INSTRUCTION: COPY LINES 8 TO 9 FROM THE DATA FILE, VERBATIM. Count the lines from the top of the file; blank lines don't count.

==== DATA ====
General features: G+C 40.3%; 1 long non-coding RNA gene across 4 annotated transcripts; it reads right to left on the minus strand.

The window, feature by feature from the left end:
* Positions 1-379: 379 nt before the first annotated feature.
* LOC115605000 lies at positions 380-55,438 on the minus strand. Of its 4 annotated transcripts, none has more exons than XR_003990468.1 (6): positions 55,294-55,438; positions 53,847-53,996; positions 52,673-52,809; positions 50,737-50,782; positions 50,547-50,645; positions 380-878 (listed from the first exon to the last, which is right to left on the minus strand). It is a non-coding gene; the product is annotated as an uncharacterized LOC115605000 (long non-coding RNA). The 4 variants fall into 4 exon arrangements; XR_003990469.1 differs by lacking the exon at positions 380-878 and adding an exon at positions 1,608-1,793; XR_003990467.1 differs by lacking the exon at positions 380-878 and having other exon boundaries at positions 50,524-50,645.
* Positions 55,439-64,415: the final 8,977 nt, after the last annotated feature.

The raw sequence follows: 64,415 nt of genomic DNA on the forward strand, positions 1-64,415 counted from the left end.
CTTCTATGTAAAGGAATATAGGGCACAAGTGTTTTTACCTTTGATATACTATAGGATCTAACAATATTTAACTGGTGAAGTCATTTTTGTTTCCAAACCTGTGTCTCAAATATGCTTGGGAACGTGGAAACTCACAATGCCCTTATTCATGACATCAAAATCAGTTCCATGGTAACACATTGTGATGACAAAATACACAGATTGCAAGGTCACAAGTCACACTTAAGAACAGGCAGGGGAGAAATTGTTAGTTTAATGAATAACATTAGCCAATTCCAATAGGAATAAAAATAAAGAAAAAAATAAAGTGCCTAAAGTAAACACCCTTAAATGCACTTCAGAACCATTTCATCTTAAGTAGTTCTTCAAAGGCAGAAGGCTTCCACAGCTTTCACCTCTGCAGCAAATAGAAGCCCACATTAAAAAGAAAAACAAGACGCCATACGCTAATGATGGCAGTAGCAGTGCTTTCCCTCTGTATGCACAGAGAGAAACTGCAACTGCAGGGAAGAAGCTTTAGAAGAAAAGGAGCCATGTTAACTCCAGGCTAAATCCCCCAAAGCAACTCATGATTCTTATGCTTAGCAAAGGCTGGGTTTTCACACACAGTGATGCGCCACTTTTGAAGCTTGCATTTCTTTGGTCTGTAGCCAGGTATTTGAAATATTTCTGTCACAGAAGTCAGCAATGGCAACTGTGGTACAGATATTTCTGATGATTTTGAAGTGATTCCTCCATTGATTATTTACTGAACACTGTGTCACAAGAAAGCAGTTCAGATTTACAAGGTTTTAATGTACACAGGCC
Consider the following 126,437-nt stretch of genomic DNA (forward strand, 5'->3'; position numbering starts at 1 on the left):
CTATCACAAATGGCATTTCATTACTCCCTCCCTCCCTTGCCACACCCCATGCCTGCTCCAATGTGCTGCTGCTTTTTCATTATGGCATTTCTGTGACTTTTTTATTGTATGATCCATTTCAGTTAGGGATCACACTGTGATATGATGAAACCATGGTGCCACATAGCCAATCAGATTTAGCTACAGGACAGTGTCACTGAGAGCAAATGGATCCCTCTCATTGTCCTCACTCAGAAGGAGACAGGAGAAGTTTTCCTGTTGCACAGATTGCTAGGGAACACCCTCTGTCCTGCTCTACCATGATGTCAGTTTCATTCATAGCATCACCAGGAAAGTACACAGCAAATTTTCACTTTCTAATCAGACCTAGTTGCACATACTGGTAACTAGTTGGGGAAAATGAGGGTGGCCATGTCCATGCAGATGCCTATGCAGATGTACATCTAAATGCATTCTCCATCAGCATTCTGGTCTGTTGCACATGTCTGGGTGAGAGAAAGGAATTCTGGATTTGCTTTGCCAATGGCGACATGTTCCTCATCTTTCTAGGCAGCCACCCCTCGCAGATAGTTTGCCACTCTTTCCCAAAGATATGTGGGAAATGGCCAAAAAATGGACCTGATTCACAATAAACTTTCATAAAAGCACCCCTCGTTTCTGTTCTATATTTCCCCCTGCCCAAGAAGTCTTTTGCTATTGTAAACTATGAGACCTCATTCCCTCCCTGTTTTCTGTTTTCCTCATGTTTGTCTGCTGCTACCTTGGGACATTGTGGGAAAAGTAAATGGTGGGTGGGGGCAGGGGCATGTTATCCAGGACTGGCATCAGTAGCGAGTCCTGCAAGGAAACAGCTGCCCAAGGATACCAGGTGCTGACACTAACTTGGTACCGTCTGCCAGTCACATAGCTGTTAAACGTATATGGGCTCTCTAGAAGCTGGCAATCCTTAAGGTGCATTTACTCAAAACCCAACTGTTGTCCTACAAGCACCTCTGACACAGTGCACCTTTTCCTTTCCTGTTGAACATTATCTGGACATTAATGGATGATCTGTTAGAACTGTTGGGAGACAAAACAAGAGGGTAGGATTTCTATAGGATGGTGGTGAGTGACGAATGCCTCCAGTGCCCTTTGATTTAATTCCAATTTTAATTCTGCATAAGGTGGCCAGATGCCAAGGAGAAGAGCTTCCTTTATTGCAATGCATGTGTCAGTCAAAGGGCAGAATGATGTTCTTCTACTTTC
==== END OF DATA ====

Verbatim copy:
Consider the following 126,437-nt stretch of genomic DNA (forward strand, 5'->3'; position numbering starts at 1 on the left):
CTATCACAAATGGCATTTCATTACTCCCTCCCTCCCTTGCCACACCCCATGCCTGCTCCAATGTGCTGCTGCTTTTTCATTATGGCATTTCTGTGACTTTTTTATTGTATGATCCATTTCAGTTAGGGATCACACTGTGATATGATGAAACCATGGTGCCACATAGCCAATCAGATTTAGCTACAGGACAGTGTCACTGAGAGCAAATGGATCCCTCTCATTGTCCTCACTCAGAAGGAGACAGGAGAAGTTTTCCTGTTGCACAGATTGCTAGGGAACACCCTCTGTCCTGCTCTACCATGATGTCAGTTTCATTCATAGCATCACCAGGAAAGTACACAGCAAATTTTCACTTTCTAATCAGACCTAGTTGCACATACTGGTAACTAGTTGGGGAAAATGAGGGTGGCCATGTCCATGCAGATGCCTATGCAGATGTACATCTAAATGCATTCTCCATCAGCATTCTGGTCTGTTGCACATGTCTGGGTGAGAGAAAGGAATTCTGGATTTGCTTTGCCAATGGCGACATGTTCCTCATCTTTCTAGGCAGCCACCCCTCGCAGATAGTTTGCCACTCTTTCCCAAAGATATGTGGGAAATGGCCAAAAAATGGACCTGATTCACAATAAACTTTCATAAAAGCACCCCTCGTTTCTGTTCTATATTTCCCCCTGCCCAAGAAGTCTTTTGCTATTGTAAACTATGAGACCTCATTCCCTCCCTGTTTTCTGTTTTCCTCATGTTTGTCTGCTGCTACCTTGGGACATTGTGGGAAAAGTAAATGGTGGGTGGGGGCAGGGGCATGTTATCCAGGACTGGCATCAGTAGCGAGTCCTGCAAGGAAACAGCTGCCCAAGGATACCAGGTGCTGACACTAACTTGGTACCGTCTGCCAGTCACATAGCTGTTAAACGTATATGGGCTCTCTAGAAGCTGGCAATCCTTAAGGTGCATTTACTCAAAACCCAACTGTTGTCCTACAAGCACCTCTGACACAGTGCACCTTTTCCTTTCCTGTTGAACATTATCTGGACATTAATGGATGATCTGTTAGAACTGTTGGGAGACAAAACAAGAGGGTAGGATTTCTATAGGATGGTGGTGAGTGACGAATGCCTCCAGTGCCCTTTGATTTAATTCCAATTTTAATTCTGCATAAGGTGGCCAGATGCCAAGGAGAAGAGCTTCCTTTATTGCAATGCATGTGTCAGTCAAAGGGCAGAATGATGTTCTTCTACTTTC